One of the most important functions of the lymph nodes is to support communication between immune cells and defend against invaders (7). Immune cells in lymph nodes are constantly listening for immune signals from around the body (7). Lymph nodes act as filters, trapping and destroying invaders to protect other body parts. When fighting a viral or bacterial infection, you may notice your lymph nodes get swollen, particularly in your neck, under your chin, armpits or groin.
Each node has lymphatic and blood vessels, allowing immune cells to enter and exit (7). Here is where circulation comes into play again. While our blood vessels have help from the heart, our lymphatic system depends on muscles contracting to pump and move those fluids around the body. Exercise and motion boost lymphatic flow, immune function and our well-being.
Aging, Exercise & Immunity
As we age, our immune system changes and isn’t as robust, leaving us more susceptible to infection and disease. This process is called immunosenescence. The great news is recent research shows that habitual exercise has the power to improve immune function and delay the onset of immunosenescence (4).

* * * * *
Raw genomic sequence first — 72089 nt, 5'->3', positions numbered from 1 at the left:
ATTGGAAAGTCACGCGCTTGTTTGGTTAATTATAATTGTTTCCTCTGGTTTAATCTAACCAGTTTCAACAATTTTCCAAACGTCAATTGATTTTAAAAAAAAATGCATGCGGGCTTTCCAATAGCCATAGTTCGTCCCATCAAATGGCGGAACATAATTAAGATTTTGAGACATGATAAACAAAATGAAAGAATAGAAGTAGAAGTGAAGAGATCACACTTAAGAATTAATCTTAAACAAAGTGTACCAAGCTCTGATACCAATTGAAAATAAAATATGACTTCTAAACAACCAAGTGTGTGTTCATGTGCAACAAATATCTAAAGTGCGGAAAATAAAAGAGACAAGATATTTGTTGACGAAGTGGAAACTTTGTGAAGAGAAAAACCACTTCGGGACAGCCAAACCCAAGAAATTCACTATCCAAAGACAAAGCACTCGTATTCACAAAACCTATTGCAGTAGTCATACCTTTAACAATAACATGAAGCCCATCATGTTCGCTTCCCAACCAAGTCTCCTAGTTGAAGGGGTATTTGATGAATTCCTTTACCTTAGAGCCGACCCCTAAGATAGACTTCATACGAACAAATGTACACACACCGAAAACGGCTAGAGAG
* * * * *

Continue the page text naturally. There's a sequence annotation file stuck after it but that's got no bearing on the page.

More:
How much and how long to exercise depends on your level of fitness and health. If you feel great and don’t have an immune challenge or infection, exercise to the point where you feel the “exercise high” experienced from the release of endorphins which also has a profound effect on immune cells like natural killer cells, T- and B-cells (4).
The fitter you become, so does your immune system! Overtraining leaves you feeling fatigued and can depress immune function so don’t overdo it. Respect your body and listen to what it is telling you.
If you are fighting an infection, be careful not to fatigue yourself. Exercise produces free radicals and burns up more antioxidants in your system which steals these nutrients from your immune system, dampening immune function. If you are feeling or getting sick, movement at a comfortable pace can be helpful. A few minutes of joint circles, gentle yoga, walking, or seated exercise will circulate immune messengers to help boost your body’s defense systems.
If you are sick, rest is best. If you feel up to it, simply moving your joints in circles or a slow walk around your room or home can be beneficial.